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From one of the foremost authorities on education in the United States, former U.S. assistant secretary of education, “whistle-blower extraordinaire” (The Wall Street Journal), author of the best-selling The Death and Life of the Great American School System (“Important and riveting”—Library Journal), The Language Police (“Impassioned . . . Fiercely argued . . . Every bit as alarming as it is illuminating”—The New York Times), and other notable books on education history and policy—an incisive, comprehensive look at today’s American school system that argues against those who claim it is broken and beyond repair; an impassioned but reasoned call to stop the privatization movement that is draining students and funding from our public schools. ​In Reign of Error, Diane Ravitch argues that the crisis in American education is not a crisis of academic achievement but a concerted effort to destroy public schools in this country. She makes clear that, contrary to the claims being made, public school test scores and graduation rates are the highest they’ve ever been, and dropout rates are at their lowest point. ​She argues that federal programs such as George W. Bush’s No Child Left Behind and Barack Obama’s Race to the Top set unreasonable targets for American students, punish schools, and result in teachers being fired if their students underperform, unfairly branding those educators as failures. She warns that major foundations, individual billionaires, and Wall Street hedge fund managers are encouraging the privatization of public education, some for idealistic reasons, others for profit. Many who work with equity funds are eyeing public education as an emerging market for investors. ​Reign of Error begins where The Death and Life of the Great American School System left off, providing a deeper argument against privatization and for public education, and in a chapter-by-chapter breakdown, putting forth a plan for what can be done to preserve and improve it. She makes clear what is right about U.S. education, how policy makers are failing to address the root causes of educational failure, and how we can fix it. ​For Ravitch, public school education is about knowledge, about learning, about developing character, and about creating citizens for our society. It’s about helping to inspire independent thinkers, not just honing job skills or preparing people for college. Public school education is essential to our democracy, and its aim, since the founding of this country, has been to educate citizens who will help carry democracy into the future.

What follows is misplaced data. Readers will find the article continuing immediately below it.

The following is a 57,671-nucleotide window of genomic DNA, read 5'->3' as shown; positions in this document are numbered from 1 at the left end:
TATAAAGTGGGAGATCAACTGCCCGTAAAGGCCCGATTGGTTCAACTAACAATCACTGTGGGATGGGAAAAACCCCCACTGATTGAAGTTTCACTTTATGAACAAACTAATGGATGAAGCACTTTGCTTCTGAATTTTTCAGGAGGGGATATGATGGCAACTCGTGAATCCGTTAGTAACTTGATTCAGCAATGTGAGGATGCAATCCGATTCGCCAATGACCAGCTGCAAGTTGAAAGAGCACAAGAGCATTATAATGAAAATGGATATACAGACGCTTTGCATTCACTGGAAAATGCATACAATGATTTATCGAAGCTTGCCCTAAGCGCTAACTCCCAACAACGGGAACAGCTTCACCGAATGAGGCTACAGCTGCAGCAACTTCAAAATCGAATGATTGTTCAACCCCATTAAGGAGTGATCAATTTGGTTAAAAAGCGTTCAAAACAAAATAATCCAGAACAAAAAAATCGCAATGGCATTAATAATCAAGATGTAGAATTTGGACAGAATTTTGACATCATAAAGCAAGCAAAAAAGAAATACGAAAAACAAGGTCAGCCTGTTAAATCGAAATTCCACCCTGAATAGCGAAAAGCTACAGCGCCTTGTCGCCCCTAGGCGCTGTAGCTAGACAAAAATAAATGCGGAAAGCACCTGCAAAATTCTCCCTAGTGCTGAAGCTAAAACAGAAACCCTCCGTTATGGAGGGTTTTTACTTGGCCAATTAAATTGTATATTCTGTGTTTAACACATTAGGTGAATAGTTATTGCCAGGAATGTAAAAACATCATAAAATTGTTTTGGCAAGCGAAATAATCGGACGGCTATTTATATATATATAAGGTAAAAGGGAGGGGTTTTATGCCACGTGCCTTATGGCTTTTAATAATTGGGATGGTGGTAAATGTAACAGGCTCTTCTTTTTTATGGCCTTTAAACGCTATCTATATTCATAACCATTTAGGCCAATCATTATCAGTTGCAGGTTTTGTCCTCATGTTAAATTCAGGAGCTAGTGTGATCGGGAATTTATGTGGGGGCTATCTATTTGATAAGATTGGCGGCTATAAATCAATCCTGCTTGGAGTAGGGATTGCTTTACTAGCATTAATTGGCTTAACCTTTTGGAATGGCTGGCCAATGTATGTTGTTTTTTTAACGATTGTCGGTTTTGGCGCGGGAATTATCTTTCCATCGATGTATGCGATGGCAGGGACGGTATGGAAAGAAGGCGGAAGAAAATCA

Homegoing

Author: Yaa Gyasi
Publisher: Knopf
ISBN: 1101947144
Size: 17.40 MB
Format: PDF, Kindle
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Winner of the NBCC's John Leonard First Book Prize A New York Times 2016 Notable Book One of Oprah’s 10 Favorite Books of 2016 NPR's Debut Novel of the Year One of Buzzfeed's Best Fiction Books Of 2016 One of Time's Top 10 Novels of 2016 “Homegoing is an inspiration.” —Ta-Nehisi Coates The unforgettable New York Times best seller begins with the story of two half-sisters, separated by forces beyond their control: one sold into slavery, the other married to a British slaver. Written with tremendous sweep and power, Homegoing traces the generations of family who follow, as their destinies lead them through two continents and three hundred years of history, each life indeliably drawn, as the legacy of slavery is fully revealed in light of the present day. Effia and Esi are born into different villages in eighteenth-century Ghana. Effia is married off to an Englishman and lives in comfort in the palatial rooms of Cape Coast Castle. Unbeknownst to Effia, her sister, Esi, is imprisoned beneath her in the castle’s dungeons, sold with thousands of others into the Gold Coast’s booming slave trade, and shipped off to America, where her children and grandchildren will be raised in slavery. One thread of Homegoing follows Effia’s descendants through centuries of warfare in Ghana, as the Fante and Asante nations wrestle with the slave trade and British colonization. The other thread follows Esi and her children into America. From the plantations of the South to the Civil War and the Great Migration, from the coal mines of Pratt City, Alabama, to the jazz clubs and dope houses of twentieth-century Harlem, right up through the present day, Homegoing makes history visceral, and captures, with singular and stunning immediacy, how the memory of captivity came to be inscribed in the soul of a nation.